Acquisition 2.0 in action

Here are a few examples of Acquisition 2.0 tools

Acquisition 2.0 ideas are taking hold in federal contracting circles. People are beginning to collaborate to find answers to the questions they wrestle with, and more people are providing their solutions.

“These tools will help innovate and streamline processes by having a more collaborative environment for decision-making,” said Jaime Gracia, vice president of federal services at Concepts and Strategies, a strategic communications company.

Here are a few examples of the Acquisition 2.0 tools the acquisition community is using.

GovLoop Acquisition 2.0 discussion group

Federal executives, consultants, contractors and former federal employees share their experiences and offer suggestions on a range of topics, from hiring practices to saving money.

Better Buy Project

This discussion group is exploring ways to improve the early stages of an acquisition, such as market research and defining a contract’s requirements. The purpose is to find innovative ways to enable the government and industry to connect and find solutions together. More importantly, the General Services Administration has said it will test the most promising ideas in future contracts.

Online training, virtual mentoring

Companies are putting their training resources online so that busy acquisition employees can take courses when their schedules permit. Agencies have been recording interviews with experienced acquisition employees and sharing the videos with newer employees so they can benefit from their predecessors' expertise.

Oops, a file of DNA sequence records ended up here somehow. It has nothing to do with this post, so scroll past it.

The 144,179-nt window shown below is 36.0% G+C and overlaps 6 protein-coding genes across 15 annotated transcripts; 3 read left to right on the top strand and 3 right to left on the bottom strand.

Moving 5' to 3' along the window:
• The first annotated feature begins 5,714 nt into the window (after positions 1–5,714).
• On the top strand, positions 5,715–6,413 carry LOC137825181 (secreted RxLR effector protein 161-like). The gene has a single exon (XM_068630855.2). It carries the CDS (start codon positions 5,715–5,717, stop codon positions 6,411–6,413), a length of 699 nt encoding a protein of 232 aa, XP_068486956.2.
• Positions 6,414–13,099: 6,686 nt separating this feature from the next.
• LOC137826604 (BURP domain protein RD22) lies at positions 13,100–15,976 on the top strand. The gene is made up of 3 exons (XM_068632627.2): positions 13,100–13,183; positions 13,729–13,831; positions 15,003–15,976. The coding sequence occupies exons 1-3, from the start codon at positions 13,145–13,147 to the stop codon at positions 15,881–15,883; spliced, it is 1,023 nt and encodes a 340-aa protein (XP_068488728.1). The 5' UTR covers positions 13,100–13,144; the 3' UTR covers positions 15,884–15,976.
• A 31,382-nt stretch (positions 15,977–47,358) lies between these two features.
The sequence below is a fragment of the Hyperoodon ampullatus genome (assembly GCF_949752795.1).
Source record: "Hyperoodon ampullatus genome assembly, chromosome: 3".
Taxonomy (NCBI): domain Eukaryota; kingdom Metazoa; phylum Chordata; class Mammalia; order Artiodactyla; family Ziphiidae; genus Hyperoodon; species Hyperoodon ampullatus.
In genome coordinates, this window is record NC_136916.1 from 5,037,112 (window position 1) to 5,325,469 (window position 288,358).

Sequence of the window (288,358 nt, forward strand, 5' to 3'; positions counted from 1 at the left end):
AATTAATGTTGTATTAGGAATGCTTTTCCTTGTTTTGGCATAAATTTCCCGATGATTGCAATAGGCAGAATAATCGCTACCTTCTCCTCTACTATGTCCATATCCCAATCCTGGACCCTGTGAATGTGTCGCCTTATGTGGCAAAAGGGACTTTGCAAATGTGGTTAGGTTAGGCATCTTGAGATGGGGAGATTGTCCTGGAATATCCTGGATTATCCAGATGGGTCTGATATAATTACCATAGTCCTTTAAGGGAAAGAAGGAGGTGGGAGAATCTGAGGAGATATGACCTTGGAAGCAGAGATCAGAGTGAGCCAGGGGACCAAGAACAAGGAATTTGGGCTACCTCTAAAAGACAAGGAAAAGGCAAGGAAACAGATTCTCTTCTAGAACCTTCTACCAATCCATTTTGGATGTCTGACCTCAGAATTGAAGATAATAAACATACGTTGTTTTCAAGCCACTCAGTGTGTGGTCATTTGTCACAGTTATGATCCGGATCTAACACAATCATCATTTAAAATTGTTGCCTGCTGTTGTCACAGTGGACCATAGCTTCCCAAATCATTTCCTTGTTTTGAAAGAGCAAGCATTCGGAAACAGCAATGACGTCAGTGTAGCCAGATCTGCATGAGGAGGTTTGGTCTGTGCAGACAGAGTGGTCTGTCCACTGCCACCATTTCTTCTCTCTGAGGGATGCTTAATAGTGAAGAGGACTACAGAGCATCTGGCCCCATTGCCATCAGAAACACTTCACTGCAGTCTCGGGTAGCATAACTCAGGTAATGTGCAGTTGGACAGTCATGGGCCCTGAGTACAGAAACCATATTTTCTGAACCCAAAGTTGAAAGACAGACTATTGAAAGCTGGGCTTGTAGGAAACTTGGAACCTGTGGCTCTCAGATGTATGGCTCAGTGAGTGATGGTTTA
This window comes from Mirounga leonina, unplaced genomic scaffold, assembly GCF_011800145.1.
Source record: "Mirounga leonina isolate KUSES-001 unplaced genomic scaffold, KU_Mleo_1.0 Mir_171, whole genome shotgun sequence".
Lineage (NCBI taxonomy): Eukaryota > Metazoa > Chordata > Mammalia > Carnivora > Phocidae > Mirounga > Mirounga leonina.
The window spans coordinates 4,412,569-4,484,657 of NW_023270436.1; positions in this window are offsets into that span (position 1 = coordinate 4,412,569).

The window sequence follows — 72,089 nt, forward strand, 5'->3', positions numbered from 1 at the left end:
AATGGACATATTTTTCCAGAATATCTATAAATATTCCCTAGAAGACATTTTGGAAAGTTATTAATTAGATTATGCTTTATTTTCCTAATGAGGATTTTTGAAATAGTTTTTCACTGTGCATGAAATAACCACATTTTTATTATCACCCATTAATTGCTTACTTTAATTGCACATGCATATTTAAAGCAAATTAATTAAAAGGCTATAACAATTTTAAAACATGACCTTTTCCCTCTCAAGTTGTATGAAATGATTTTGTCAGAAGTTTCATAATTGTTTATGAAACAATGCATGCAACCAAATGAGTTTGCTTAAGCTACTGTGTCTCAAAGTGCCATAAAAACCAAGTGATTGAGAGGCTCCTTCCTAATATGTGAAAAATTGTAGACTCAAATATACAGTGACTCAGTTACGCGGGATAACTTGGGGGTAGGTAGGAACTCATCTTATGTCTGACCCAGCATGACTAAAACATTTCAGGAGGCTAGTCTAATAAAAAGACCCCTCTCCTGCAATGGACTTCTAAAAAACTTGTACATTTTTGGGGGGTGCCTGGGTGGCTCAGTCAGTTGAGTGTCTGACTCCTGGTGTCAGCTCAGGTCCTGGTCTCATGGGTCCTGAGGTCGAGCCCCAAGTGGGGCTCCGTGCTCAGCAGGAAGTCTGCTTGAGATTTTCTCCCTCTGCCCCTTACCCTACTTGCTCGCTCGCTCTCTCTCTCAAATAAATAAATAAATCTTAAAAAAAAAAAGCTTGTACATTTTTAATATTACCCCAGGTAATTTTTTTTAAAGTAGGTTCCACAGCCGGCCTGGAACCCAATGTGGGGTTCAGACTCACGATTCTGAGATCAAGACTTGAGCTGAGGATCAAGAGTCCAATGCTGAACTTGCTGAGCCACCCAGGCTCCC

Strategic sourcing

Many experts say the government doesn't take full advantage of its ability to buy in bulk by eliminating multiple contract awards for the same product or service. Acquisition officials call it strategic sourcing.

About the Author

Matthew Weigelt is a freelance journalist who writes about acquisition and procurement.

Featured

  • Defense
    Essye Miller, Director at Defense Information Management, speaks during the Breaking the Gender Barrier panel at the Air Space, Cyber Conference in National Harbor, Md., Sept. 19, 2017. (U.S. Air Force photo/Staff Sgt. Chad Trujillo)

    Essye Miller: The exit interview

    Essye Miller, DOD's outgoing principal deputy CIO, talks about COVID, the state of the tech workforce and the hard conversations DOD has to have to prepare personnel for the future.

  • innovation (Sergey Nivens/Shutterstock.com)

    VA embraces procurement challenges at scale

    Steve Kelman applauds the Department of Veterans Affairs' ambitious attempt to move beyond one-off prize-based contests to combat veteran suicides more effectively.

Stay Connected

FCW INSIDER

Sign up for our newsletter.

I agree to this site's Privacy Policy.